2. Appellant filed a pre-trial motion to sever his trial from that of his jointly indicted codefendant, Bobby Murray. The severance motion was based largely on the state's announced intention to introduce evidence at trial of statements, made by Murray shortly after the crime occurred, in which Murray implicated himself and appellant in Sparrow's murder. The trial court denied the severance motion and appellant contends that such was error. We disagree. (a) OCGA § 17-8-4 provides, in part, as follows:
When two or more defendants are jointly indicted for a capital offense, any defendant so electing shall be separately tried unless the state shall waive the death penalty. When indicted for a capital felony when the death penalty is waived, or for a felony less than capital, or for a misdemeanor, such defendants may be tried jointly or separately in the discretion of the trial court....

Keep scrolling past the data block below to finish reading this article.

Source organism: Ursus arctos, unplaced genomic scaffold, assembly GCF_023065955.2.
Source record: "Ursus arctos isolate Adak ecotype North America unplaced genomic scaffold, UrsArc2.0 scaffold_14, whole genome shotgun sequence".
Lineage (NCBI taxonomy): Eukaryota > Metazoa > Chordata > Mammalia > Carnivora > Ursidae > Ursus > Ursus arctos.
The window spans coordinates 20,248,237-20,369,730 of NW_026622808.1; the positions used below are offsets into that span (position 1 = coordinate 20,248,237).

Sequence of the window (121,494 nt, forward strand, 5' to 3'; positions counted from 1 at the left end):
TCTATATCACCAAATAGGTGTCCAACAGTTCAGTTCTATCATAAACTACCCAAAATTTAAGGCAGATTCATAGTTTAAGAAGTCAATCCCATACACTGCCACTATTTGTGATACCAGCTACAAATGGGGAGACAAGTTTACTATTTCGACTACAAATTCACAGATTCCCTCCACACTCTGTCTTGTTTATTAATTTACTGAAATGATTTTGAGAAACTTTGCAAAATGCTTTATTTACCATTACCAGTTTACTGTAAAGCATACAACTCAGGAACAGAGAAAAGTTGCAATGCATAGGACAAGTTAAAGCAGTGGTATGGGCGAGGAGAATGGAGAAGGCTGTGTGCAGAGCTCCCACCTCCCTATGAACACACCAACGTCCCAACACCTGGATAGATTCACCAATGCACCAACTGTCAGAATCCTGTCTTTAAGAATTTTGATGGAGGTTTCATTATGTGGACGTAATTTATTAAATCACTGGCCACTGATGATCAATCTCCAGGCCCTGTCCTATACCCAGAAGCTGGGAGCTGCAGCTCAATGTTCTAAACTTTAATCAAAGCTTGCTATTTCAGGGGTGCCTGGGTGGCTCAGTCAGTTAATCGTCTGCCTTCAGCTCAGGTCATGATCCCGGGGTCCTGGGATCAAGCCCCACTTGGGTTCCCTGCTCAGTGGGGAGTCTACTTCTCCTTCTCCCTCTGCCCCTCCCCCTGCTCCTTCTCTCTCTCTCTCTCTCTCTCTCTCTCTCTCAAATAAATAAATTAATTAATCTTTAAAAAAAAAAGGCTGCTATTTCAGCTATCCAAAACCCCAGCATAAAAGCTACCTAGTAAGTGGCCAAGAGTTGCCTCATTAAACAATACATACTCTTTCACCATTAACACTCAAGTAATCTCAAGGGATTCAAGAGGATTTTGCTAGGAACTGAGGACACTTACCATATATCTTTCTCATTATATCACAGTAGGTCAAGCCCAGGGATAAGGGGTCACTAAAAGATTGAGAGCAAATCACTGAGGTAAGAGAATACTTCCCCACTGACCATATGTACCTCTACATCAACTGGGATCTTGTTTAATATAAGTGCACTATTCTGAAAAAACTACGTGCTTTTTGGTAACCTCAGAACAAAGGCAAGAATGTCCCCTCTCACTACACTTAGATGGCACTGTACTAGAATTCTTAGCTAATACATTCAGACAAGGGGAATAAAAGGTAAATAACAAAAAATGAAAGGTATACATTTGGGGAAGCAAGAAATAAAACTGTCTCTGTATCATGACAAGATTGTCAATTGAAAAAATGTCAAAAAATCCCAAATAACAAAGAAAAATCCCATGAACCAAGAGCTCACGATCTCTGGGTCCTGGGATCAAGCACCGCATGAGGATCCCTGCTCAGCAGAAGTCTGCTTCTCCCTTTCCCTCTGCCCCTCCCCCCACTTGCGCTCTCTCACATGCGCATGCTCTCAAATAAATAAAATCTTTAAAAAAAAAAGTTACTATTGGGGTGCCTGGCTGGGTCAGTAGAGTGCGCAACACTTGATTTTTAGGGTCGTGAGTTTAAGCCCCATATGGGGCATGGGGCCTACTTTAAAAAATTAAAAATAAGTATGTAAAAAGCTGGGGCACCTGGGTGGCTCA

Factors to be considered by the trial court in exercising its discretion concerning a request for severance are:
whether a joint trial will create confusion of evidence and law; whether there is danger that evidence implicating one defendant will be considered against another defendant despite cautionary instructions to the contrary; and whether the co-defendants will press antagonistic defenses.
Murphy v. State, 246 Ga. 626, 629 ( 273 S.E.2d 2) (1980). To be successful, a defendant seeking severance must clearly show that the joinder will result in prejudice to him or her and a consequent denial of due process. Allen v. State, 255 Ga. 513 ( 340 S.E.2d 187) (1986). The trial court's ruling as to a request for severance will only be overturned where an abuse of discretion on the part of the trial court can be demonstrated. Jones v. State, 245 Ga. 592 ( 266 S.E.2d 201) (1980).